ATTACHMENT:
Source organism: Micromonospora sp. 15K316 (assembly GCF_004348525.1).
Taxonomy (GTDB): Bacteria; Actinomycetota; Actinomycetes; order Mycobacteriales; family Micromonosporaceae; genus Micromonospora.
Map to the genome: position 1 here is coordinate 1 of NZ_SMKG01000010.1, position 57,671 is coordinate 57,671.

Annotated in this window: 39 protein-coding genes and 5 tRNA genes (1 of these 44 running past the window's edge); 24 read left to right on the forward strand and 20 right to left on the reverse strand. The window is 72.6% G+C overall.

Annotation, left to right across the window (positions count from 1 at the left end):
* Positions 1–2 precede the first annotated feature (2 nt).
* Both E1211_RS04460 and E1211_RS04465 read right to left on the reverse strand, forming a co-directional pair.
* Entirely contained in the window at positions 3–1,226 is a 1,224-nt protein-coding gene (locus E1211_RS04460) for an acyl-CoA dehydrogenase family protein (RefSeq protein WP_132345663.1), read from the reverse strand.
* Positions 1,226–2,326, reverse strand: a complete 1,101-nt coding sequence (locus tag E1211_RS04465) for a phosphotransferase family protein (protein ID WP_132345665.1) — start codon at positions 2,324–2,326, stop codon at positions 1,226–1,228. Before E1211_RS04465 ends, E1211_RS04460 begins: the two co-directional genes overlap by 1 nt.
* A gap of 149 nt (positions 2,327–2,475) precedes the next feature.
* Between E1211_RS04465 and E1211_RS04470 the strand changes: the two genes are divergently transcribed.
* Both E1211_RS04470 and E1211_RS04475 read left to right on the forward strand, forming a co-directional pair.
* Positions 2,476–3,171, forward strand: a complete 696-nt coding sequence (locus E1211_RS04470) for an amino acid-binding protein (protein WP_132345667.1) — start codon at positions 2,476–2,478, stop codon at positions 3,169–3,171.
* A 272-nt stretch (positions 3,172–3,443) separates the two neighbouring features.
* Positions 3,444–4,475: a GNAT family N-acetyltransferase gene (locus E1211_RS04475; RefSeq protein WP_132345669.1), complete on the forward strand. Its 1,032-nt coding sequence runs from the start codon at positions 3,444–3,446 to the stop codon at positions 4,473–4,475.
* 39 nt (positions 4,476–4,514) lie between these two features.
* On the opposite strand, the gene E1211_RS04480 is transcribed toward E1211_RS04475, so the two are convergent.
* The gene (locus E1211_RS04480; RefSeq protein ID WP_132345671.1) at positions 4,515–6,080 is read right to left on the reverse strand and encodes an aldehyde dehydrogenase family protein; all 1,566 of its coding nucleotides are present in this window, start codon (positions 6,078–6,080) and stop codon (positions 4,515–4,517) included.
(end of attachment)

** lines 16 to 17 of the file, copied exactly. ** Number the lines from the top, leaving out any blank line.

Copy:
* 39 nt (positions 4,476–4,514) lie between these two features.
* On the opposite strand, the gene E1211_RS04480 is transcribed toward E1211_RS04475, so the two are convergent.